Four White Supremacists Sentenced For Attacking Black DJ Outside Bar

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A federal judge sentenced four white supremacists to prison for attacking a Black DJ outside a Seattle-area bar over four years ago, according to The Daily Herald. Judge Richard Jones called the attack on Tyrone Smith that of a "modern day unhooded KKK.”

Jason DeSimas, of Tacoma, Washington, and Jason Stanley, of Boise, Idaho, accepted a plea deal and were sentenced to four years. Randy Smith, of Eugene, Oregon, got a 3.5-year prison sentence, and Daniel Dorson, of Corvallis, Oregon, received 2.5 years. They were also ordered to pay nearly $171,000 in restitution to cover lost wages and medical bills.

On December 7, 2018, the four men traveled to Lynnwood, Washington to celebrate Martyr's Day, a far-right holiday dedicated to the 1984 death of neo-Nazi Robert Jay Matthews. They met up with other white supremacists and went to Rec Room Bar and Grill shortly after midnight, according to prosecutors. They wore jackets with patches bearing their racist beliefs, and some even had tattoos depicting swastikas.

At some point during the night, Stanley messed with Tyrone Smith's DJ equipment, prompting the Black man to shove him away. That's when Stanley and others surrounded the victim and started kicking, punching, and stomping on him, prosecutors said. They also attacked people trying to intervene.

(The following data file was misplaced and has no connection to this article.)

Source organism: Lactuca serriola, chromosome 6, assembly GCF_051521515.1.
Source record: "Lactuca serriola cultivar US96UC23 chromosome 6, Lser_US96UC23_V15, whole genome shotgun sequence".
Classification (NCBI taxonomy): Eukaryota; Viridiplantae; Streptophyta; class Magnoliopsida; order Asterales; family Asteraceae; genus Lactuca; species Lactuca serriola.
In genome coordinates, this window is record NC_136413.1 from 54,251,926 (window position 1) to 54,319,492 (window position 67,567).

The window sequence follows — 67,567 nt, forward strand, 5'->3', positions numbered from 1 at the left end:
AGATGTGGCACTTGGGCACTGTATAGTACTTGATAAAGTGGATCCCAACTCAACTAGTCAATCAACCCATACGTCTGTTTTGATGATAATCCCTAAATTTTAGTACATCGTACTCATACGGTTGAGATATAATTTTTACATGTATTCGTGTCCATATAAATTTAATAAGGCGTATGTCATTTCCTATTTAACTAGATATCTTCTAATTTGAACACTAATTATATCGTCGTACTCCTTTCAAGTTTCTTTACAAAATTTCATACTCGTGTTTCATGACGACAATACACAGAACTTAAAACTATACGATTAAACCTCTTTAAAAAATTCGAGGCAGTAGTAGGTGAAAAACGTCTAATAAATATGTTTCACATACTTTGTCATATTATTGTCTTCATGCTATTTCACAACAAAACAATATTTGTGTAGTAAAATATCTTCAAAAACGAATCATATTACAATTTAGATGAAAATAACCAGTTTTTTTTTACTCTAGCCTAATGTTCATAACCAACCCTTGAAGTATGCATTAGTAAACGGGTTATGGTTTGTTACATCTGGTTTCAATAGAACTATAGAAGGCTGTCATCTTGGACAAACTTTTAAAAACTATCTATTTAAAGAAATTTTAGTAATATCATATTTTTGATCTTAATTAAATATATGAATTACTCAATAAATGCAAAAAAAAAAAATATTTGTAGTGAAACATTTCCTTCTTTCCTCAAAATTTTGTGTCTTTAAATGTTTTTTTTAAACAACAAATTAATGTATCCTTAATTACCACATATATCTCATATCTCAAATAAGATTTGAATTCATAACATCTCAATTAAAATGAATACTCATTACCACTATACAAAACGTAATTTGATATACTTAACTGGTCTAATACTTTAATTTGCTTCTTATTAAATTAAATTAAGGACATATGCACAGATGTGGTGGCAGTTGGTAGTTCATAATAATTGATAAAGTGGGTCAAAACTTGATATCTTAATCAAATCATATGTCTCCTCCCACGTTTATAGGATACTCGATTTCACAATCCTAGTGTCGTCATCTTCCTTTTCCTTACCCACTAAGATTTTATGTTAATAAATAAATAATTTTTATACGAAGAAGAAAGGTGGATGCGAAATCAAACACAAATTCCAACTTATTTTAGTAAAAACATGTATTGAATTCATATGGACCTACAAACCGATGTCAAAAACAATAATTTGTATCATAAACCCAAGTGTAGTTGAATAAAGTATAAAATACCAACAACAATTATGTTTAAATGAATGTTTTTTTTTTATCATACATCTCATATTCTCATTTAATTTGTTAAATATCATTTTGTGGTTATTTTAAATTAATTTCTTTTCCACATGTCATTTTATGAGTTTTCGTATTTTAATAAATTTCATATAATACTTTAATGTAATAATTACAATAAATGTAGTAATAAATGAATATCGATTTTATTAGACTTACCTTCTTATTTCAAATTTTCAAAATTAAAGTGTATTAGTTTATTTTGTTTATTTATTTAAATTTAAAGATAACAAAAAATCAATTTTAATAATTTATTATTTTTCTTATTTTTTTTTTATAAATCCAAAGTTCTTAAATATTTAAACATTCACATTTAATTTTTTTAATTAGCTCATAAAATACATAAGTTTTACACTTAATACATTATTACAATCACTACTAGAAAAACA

Rick Collodi, the FBI’s special agent leading Seattle's field office, said the four defendants initially tried covering up the fact they were white supremacists. They ended up getting convicted for committing a hate crime and making false statements in December 2020.

“The four defendants admitted to being members of a white supremacist group,” Collodi said. “While they have the right to believe what they want, they do not have the right to commit a crime.”

Smith said his life is forever changed after the vicious attack. He described himself as an outgoing person who DJ'd with his friends for fun. Now he struggles with anxiety and uses a cane to walk.

“As we can all see, it’s been a long road for me,” Smith told reporters outside the courthouse on Friday, January 27. “But I had enough courage to come down and make sure this process was handled and justice was actually served.”

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